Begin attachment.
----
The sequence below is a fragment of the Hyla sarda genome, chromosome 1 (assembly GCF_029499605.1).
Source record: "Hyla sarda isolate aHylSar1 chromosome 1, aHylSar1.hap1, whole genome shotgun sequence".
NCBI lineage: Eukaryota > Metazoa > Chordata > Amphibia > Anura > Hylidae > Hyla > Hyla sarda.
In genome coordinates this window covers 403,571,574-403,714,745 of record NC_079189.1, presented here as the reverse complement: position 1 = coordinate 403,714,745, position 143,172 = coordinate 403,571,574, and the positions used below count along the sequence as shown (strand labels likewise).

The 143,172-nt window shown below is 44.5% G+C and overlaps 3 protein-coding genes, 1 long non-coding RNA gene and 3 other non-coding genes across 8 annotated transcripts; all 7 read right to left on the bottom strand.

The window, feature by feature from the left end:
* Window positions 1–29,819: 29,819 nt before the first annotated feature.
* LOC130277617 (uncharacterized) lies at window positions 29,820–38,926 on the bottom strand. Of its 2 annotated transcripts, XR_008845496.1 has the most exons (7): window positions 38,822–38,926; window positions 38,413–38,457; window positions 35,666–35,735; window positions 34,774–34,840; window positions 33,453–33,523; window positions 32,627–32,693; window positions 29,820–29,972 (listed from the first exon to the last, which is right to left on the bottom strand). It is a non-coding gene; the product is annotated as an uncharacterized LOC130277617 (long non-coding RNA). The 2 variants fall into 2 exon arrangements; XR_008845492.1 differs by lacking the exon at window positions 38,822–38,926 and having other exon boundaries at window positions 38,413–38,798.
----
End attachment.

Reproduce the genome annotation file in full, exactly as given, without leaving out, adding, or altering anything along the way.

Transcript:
The sequence below is a fragment of the Hyla sarda genome, chromosome 1 (assembly GCF_029499605.1).
Source record: "Hyla sarda isolate aHylSar1 chromosome 1, aHylSar1.hap1, whole genome shotgun sequence".
NCBI lineage: Eukaryota > Metazoa > Chordata > Amphibia > Anura > Hylidae > Hyla > Hyla sarda.
In genome coordinates this window covers 403,571,574-403,714,745 of record NC_079189.1, presented here as the reverse complement: position 1 = coordinate 403,714,745, position 143,172 = coordinate 403,571,574, and the positions used below count along the sequence as shown (strand labels likewise).

The 143,172-nt window shown below is 44.5% G+C and overlaps 3 protein-coding genes, 1 long non-coding RNA gene and 3 other non-coding genes across 8 annotated transcripts; all 7 read right to left on the bottom strand.

The window, feature by feature from the left end:
* Window positions 1–29,819: 29,819 nt before the first annotated feature.
* LOC130277617 (uncharacterized) lies at window positions 29,820–38,926 on the bottom strand. Of its 2 annotated transcripts, XR_008845496.1 has the most exons (7): window positions 38,822–38,926; window positions 38,413–38,457; window positions 35,666–35,735; window positions 34,774–34,840; window positions 33,453–33,523; window positions 32,627–32,693; window positions 29,820–29,972 (listed from the first exon to the last, which is right to left on the bottom strand). It is a non-coding gene; the product is annotated as an uncharacterized LOC130277617 (long non-coding RNA). The 2 variants fall into 2 exon arrangements; XR_008845492.1 differs by lacking the exon at window positions 38,822–38,926 and having other exon boundaries at window positions 38,413–38,798.